Gov Edwards stated he hopes DAC will play a role in mitigating emissions from
the state’s massive petrochemical sector.
But groups including the Climate Justice
Alliance (CJA) oppose the buildout of
any infrastructure that could serve to perpetuate further petrochemical
operation, which often disproportionately harms communities where they are
A joint statement released by CJA’s Marion
Gee and Basav
Sen, Climate Justice Policy
Director at the Institute for Policy Studies, decried the
“Direct air capture allows polluting industries to live on when we should be
focusing on a just transition to
Gee wrote. “In an effort to move quickly and carelessly to balance a ‘carbon
budget,’ the backyards that he’s talking about building in … [will] be Black
folks, Indigenous communities and poor BIPOC neighbors — sacrificed, yet again
in the name of protecting corporate interests."
CJA argues DAC is a red herring pushed by the fossil fuel industry and its
political backers designed to distract from the real solution — phasing out
“Anything else is just smoke and mirrors,” Sen asserted. “The Biden
administration should stop their cynical political game of squandering public
funds on unproven, expensive and potentially dangerous schemes such as direct
air capture — purportedly to gain credibility for backing climate solutions,
while doubling down on expanding fossil fuels."
Office of Clean Energy Demonstrations Deputy Director Kelly
that neither of the hubs will use captured CO2 for enhanced oil recovery — a
significant departure from current carbon-management practices. Cummins said
community and stakeholder engagement represented 20 percent of the
decision-making process to go ahead with these plants; and a mandatory community
development fund has been established to help meet the administration’s goal of
40 percent of clean energy investments going to underserved communities most
impacted by climate change.
Battelle will purchase clean power offsets for Project Cypress, though Batelle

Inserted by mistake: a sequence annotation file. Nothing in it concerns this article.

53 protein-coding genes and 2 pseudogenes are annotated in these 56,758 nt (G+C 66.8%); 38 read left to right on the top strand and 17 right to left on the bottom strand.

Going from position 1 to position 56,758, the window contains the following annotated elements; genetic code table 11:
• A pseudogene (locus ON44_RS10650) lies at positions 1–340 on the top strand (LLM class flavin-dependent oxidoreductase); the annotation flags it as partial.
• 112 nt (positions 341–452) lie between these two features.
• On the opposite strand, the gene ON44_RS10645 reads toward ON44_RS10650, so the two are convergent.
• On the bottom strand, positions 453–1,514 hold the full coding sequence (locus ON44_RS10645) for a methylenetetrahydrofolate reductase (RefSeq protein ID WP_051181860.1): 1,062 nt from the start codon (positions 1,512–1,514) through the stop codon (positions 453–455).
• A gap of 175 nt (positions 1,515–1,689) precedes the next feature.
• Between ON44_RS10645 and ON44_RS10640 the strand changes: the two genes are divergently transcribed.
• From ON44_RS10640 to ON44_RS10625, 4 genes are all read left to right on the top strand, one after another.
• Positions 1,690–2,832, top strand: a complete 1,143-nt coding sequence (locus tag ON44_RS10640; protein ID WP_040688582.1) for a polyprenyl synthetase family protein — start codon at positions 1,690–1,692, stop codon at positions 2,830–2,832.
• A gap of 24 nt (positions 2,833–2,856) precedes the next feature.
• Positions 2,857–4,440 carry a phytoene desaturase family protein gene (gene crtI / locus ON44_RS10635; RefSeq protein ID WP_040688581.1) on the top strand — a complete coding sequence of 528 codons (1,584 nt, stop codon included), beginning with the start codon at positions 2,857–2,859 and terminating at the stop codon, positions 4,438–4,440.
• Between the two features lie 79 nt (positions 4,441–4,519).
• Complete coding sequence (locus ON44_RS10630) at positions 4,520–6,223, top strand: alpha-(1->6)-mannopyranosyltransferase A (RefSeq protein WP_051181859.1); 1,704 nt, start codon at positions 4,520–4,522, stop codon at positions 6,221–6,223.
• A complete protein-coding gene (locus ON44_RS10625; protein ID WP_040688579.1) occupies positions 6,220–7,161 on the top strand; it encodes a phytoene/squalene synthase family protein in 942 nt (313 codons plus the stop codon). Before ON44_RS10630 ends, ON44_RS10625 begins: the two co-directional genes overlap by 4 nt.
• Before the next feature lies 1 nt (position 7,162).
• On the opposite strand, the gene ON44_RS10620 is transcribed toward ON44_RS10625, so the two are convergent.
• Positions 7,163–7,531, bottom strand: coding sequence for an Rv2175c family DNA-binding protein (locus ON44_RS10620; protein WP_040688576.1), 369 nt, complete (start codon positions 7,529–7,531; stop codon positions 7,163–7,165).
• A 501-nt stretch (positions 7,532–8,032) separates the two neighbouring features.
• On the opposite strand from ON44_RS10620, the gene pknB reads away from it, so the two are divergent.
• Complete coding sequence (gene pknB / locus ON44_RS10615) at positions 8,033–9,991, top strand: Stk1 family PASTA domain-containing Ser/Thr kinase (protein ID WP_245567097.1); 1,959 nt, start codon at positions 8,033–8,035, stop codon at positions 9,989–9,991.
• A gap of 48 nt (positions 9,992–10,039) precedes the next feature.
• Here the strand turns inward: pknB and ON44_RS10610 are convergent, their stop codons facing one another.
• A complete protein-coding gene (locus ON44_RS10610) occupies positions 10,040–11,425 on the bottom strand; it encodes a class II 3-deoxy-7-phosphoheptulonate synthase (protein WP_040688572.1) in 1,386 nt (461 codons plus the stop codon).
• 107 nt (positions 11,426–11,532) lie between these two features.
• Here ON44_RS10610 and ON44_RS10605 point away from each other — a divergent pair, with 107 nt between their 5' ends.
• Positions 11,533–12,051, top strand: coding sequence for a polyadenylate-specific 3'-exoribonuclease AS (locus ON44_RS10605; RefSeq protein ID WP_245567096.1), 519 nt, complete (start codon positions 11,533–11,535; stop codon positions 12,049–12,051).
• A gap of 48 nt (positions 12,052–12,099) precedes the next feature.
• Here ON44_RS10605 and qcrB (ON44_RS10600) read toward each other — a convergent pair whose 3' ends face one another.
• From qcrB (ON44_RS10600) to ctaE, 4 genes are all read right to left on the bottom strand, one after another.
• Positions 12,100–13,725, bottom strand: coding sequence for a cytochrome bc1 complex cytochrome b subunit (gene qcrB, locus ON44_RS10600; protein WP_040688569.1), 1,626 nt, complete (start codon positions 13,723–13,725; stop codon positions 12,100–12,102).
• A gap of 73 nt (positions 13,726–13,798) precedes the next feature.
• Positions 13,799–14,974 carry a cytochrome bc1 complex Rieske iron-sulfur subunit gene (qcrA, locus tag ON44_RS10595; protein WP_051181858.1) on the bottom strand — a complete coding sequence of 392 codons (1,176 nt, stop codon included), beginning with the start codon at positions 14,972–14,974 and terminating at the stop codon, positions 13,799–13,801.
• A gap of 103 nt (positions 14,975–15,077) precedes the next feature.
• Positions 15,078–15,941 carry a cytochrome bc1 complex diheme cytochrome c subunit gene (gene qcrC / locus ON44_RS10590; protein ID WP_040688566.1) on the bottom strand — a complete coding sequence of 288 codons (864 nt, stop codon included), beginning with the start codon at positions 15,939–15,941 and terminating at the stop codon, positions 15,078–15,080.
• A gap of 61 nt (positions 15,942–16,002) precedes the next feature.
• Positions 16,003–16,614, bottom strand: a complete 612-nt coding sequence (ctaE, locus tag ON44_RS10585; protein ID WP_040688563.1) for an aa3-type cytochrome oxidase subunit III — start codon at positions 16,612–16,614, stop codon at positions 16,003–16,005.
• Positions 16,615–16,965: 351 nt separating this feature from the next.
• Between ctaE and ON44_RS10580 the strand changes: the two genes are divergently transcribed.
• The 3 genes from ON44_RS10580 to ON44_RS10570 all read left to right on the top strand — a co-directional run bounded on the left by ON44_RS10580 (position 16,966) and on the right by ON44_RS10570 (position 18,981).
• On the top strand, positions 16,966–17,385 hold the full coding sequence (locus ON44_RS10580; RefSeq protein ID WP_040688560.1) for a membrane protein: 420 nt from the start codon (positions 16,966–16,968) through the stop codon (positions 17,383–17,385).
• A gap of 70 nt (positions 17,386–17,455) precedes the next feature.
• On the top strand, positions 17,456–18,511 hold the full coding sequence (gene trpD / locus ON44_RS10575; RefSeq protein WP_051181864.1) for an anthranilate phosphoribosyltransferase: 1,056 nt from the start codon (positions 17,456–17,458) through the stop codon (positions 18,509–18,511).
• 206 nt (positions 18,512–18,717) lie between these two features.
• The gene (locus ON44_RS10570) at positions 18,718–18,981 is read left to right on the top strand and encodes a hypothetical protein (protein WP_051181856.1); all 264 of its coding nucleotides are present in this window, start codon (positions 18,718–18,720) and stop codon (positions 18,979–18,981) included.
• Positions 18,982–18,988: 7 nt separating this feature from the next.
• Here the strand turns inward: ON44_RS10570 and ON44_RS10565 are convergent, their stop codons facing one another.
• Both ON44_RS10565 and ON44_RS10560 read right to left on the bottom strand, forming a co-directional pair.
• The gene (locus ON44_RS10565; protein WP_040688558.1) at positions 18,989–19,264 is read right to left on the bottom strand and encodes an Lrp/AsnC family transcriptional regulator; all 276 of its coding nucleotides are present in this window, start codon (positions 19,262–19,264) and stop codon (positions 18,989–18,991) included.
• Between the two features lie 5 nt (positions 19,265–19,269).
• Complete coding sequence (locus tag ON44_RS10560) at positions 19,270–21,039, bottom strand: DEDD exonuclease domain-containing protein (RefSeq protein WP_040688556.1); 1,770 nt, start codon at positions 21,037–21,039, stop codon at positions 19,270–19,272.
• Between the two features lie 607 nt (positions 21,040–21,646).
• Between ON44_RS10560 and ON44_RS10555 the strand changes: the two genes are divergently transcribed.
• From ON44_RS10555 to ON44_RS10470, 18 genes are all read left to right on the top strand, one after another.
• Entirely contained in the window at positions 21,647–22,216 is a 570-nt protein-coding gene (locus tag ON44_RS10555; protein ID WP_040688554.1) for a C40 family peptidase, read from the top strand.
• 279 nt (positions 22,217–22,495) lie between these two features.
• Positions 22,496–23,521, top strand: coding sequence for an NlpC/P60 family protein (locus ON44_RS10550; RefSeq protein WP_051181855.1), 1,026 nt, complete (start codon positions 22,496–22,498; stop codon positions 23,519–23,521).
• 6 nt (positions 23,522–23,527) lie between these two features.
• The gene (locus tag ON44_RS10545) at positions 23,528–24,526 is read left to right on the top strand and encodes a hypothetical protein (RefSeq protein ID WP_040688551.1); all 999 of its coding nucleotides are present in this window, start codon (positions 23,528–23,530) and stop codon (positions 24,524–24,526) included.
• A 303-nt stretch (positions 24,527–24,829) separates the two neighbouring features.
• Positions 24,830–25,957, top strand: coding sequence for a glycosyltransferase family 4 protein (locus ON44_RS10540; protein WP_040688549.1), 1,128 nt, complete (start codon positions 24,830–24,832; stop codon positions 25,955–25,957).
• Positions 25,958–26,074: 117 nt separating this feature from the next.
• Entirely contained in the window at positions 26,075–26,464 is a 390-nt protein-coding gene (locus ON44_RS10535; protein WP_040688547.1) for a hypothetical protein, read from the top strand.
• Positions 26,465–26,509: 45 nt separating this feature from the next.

President and CEO Lou Von
Thaer admitted in the press briefing that the
focus of the project is technology demonstration. Occidental President and CEO
the Texas project will be powered directly by solar.
When asked during the briefing if the hubs will sell carbon
Cummins replied: “What we’re really focused on for these DAC hub projects is
making sure that the technology can scale at the commercial level … We want to
make sure that these companies and these projects are financially viable in the
long term, so we are not restricting revenue sources.”
DOE hopes these moves will further scale what it calls “responsible carbon
management” across the US. In addition to funding four carbon-removal hubs, DOE
will fund early-stage efforts to explore the feasibility of an additional 19 DAC
hub projects; though these projects may not receive DOE funding nor even break
DOE expects solicitation for additional hubs in 2024.
Published Sep 11, 2023 2pm EDT / 11am PDT / 7pm BST / 8pm CEST
Christian is a writer, photographer, filmmaker, and outdoor junkie obsessed with the intersectionality between people and planet. He partners with brands and organizations with social and environmental impact at their core, assisting them in telling stories that change the world.